Never sick a day in my life — until I lost vision in one eye and a few months later was diagnosed with endometrial cancer. I have never smoked, am not overweight and no "risk factors" for either condition except age — I was 61. This experience showed me that no matter how healthy our lifestyle, we can need access to good health care at any time. I am healthy today but now have a pre-existing condition, which under Trumpcare, may price me out of access to affordable insurance as I would be in a high-risk pool. Educate, advocate and don't stop until all have access to affordable care!

Suzanne WRaleigh NC US

I am 56 years old and a two time survivor of breast cancer. I was 42 the first time and 53 the second. I am the mother of four and grandmother of four. I am two years out from my last and still in treatment. Fortunately I was covered by employee based health insurance both times. The obvious benefit was that my treatment was covered, but also both cancers were caught early through diagnostic screening, which was also covered. Annual screening saved my life twice and saved treatment cost as the cancer wasn't as advanced. If due to either my age or preexisting condition, I'm declined, out priced, or capped out, I have no future. How is this pro-life?

Allison PrendergastNew Orleans LA US

On 12/26/14, I was diagnosed with stage 1 breast cancer. 

The tumor was tiny & caught early. In 2015, lumpectomy, chemo & radiation totaled $398,000. A single chemo cost $63,000. I was fortunate to have employer insurance through my husband and have ACA in place, so I was protected against annual caps and lifetime limits. 

LisaBen Hur VA US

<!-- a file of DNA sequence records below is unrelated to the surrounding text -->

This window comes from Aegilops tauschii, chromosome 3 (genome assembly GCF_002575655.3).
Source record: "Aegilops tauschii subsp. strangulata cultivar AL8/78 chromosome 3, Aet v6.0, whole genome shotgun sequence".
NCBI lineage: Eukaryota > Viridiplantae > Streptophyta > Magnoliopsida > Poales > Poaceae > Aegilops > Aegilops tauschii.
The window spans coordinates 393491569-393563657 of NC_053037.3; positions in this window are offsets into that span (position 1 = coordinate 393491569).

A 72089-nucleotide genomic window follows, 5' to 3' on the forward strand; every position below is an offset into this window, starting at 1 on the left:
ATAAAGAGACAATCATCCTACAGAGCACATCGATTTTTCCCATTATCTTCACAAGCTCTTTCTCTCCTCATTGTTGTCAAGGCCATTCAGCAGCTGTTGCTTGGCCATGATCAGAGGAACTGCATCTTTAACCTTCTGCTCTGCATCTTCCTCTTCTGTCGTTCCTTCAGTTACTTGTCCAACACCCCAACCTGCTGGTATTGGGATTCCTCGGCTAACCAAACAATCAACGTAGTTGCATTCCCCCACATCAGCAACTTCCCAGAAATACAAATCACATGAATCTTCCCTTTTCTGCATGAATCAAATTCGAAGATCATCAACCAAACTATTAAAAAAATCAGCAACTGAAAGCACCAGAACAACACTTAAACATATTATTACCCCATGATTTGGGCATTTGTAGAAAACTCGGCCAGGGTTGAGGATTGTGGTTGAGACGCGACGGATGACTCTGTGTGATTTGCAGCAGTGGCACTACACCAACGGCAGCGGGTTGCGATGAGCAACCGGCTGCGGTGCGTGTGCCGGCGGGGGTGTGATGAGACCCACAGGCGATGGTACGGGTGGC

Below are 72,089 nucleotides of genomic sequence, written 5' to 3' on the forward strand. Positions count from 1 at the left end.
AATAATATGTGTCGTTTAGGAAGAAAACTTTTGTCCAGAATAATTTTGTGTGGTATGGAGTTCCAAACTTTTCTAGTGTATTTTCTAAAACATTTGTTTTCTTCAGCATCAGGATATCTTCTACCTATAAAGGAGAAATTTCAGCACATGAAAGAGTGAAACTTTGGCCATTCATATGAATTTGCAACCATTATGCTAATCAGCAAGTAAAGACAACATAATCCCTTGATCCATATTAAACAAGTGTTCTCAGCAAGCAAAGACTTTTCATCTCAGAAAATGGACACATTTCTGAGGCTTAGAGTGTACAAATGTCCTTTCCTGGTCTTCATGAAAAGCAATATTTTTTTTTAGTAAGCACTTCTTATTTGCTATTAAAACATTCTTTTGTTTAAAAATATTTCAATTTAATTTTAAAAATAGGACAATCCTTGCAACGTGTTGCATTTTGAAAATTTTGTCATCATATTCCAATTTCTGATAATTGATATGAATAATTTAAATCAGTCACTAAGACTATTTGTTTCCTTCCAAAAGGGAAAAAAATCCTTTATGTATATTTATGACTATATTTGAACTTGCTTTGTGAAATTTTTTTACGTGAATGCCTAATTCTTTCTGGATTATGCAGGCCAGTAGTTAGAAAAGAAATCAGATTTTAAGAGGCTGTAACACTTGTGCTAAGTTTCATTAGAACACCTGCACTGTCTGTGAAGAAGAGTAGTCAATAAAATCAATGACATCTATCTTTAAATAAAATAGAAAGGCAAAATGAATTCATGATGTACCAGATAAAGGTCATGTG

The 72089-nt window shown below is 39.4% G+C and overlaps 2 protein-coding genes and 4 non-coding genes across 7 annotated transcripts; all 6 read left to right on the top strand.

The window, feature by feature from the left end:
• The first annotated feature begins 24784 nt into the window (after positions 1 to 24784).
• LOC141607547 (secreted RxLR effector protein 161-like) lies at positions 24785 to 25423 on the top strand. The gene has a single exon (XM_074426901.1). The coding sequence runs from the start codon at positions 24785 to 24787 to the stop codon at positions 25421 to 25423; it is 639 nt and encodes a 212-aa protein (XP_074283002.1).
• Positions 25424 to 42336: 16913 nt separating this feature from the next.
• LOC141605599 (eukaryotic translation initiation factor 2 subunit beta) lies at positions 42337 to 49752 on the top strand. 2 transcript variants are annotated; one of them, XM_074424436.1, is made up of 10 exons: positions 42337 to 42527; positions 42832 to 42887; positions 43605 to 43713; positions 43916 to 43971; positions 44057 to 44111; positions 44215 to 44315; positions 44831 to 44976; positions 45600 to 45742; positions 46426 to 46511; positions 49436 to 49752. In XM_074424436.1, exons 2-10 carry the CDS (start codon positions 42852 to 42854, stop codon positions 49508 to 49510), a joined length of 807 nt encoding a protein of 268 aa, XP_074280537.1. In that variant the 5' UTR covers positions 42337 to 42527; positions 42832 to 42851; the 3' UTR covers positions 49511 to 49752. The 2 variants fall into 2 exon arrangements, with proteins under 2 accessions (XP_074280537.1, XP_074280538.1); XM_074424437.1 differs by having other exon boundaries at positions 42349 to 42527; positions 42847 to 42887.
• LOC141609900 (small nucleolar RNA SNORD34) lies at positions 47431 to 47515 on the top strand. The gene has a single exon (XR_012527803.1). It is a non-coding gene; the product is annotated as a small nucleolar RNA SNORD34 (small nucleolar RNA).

I work as a mental health skills building counselor. I have insurance through my employer. It's decent insurance and affordable. I'm fairly healthy even though I'm a little on the chunky side. I'm worried that the AHCA will affect my insurance. I have a preexisting condition that other insurance would not cover, if this bill is passed I wonder if I'll still be covered. 

Anonymousflorence SC US

My husband and I are both disabled. I am legally blind, and he has several medical conditions that have required five major surgeries over the past ten years. We are both currently on Medicaid, but I expect to lose it next year as my (very) small business continues to grow. When Trump was first elected, I had planned on closing my business next year and getting a "normal" job with health insurance benefits to keep him insured. But if the AHCA in its current form becomes law that may not even be an option. Barring a miracle, if this law passes, the only way I know to guarantee my husband stays adequately insured, short of my death, is to get a divorce. (So much for Republicans being pro heterosexual marriage.)